Avens, also called geum, brightens up the spring landscape with its red, orange, or yellow blossoms for several weeks in spring and early summer. Below the tall, airy flowers that resemble small roses, low-mounding dark green foliage blankets the soil.
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Wispy stems and flowers resembling small, single roses make avens a charming plant to include in casual, color-packed gardens. Plant it alongside other cottage-garden picks, such as bellflower, daisy, heuchera, dame's rocket, delphinium, foxglove, dianthus, hollyhock, and hydrangea.
Avens' airy flowering stems also complement more solid textures found in rock gardens, where the quick-draining soil suits this plant's preferences. Several clumps of this spring-flowering perennial make a bold show of color or take it back a notch by placing it in random spots.
Avens Care Must-Knows
Avens grows best in full sun to part shade in rich, well-drained soil. Soggy soil in winter can be fatal. Improve the drainage of a soggy site prior to planting, or plant this perennial in a raised-bed garden. Give it afternoon shade in climates with hot summer climates. The intense heat and humidity of the Deep South is problematic, so don't plant it south of Zone 7.
Plant nursery-grown avens or transplant existing ones in spring and water regularly through the first growing season to develop a strong root system. Divide plants in spring every two years to promote vigor. The divisions will grow and thrive better than a single, three-year-old clump. Snip spent flowers as often as possible to encourage reblooming, but consider leaving a few to develop into attractive fluffy seed heads.
More Varieties of Avens
'Blazing Sunset' avens
This Geum selection has Fiery red blossoms almost twice as big as those of other varieties. Great for cut flowers. Zones 4–8
'Fire Storm' avens
Geum 'Fire Storm' grows just 1 to 2 feet tall and wide with masses of semidouble vibrant orange flowers. Zones 5-9.
'Red Wings' avens
Red semidouble flowers make this variety of Geum distinct. Flowers grow on strong stems over 2-foot mounds of hairy foliage. Zones 5-9
'Lady Stratheden' avens
This variety of Geum may reach 2 feet tall with hairy leaves and large semidouble buttery-yellow flowers throughout much of the summer. Zones 5-9
Avens Companion Plants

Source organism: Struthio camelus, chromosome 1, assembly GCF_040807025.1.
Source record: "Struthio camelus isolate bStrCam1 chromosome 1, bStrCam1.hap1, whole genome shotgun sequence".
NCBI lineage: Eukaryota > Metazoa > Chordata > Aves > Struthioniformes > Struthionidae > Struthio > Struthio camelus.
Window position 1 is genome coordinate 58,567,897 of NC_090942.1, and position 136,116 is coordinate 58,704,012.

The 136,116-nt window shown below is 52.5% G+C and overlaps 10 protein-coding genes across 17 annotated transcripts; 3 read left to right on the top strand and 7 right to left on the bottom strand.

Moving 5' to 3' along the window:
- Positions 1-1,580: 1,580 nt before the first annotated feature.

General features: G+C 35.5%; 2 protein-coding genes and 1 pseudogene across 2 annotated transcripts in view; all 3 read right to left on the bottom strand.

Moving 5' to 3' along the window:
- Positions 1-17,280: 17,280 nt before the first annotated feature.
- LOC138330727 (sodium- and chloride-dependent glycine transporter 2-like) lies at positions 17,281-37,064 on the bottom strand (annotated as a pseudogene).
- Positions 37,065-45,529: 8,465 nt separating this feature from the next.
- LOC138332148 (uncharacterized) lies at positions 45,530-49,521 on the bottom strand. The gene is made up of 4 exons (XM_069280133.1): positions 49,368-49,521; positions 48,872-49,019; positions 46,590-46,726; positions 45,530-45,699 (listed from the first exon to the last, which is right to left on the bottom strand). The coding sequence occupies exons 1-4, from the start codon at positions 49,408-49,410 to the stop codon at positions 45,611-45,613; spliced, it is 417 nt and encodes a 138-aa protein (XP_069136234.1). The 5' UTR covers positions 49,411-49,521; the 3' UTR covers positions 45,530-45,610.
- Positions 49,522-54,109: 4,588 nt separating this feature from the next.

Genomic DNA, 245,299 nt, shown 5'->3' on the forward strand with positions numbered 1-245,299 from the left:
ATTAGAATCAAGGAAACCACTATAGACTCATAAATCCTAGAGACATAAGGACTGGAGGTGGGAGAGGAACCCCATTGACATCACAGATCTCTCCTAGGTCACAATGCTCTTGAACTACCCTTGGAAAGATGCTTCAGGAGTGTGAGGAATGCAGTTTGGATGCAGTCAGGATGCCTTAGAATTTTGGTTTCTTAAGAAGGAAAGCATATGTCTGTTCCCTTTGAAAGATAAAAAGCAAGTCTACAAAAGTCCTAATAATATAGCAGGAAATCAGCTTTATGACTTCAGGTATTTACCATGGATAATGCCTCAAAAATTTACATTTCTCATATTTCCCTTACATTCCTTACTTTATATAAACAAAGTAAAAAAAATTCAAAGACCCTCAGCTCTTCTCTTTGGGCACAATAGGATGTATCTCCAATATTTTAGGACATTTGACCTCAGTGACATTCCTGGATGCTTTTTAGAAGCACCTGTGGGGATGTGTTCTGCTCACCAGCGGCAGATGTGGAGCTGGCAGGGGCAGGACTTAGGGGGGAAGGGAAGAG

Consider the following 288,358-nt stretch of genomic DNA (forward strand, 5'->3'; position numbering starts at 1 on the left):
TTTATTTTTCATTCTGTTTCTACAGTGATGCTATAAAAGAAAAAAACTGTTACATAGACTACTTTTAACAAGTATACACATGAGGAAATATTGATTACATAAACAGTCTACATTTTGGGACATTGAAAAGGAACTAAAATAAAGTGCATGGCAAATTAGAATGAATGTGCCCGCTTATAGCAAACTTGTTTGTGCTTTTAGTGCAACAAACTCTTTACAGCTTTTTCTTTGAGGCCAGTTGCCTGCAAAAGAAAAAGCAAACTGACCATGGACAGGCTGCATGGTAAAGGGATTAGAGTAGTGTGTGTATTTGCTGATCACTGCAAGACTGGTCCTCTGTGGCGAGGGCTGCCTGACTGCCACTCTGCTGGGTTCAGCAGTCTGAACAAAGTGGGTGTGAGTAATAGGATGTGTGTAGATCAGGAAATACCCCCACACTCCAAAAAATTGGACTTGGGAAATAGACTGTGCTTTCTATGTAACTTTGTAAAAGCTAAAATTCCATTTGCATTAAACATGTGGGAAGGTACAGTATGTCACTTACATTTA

Basket-of-gold is one of those plants that loves to grow in the least likely of place—cracks between paving stones, the edge of gravel paths and patios, rocky outcroppings, between the stacked stones of a retaining wall, and more. It loves a baked spot with excellent drainage but will struggle in hot, humid areas and tends not to do well in the South. But where it does well, it's a showstopper. It will reseed prolifically in little cracks, filling an area each spring with dazzling neon yellows. After it finishes blooming, the grayish-green foliage makes an attractive mat in the perennial garden.
Named for the Greek goddess of the rainbow, iris indeed comes in a rainbow of colors and in many heights. All have the classic, impossibly intricate flowers. The flowers are constructed with three upright "standard" petals and three drooping "fall" petals, which are often different colors. The falls may be "bearded" or not. Some cultivars bloom a second time in late summer. Some species prefer alkaline soil while others prefer acidic soil.
This underused native wildflower produces airy, daisylike flowers throughout the summer. It's a top choice for wildflower mixes and prairie plantings because it reseeds freely and adds bright rays of sunshine-yellow wherever it grows. Calliopsis is also great for adding texture to the middle of the border. Many gardeners have found it to be deer-resistant, and it's a charming cut flower. Unless you find it available as established seedlings, plant from seed directly in the ground in spring in rich, well-drained soil. It's not fussy about fertilizer and likes ample water.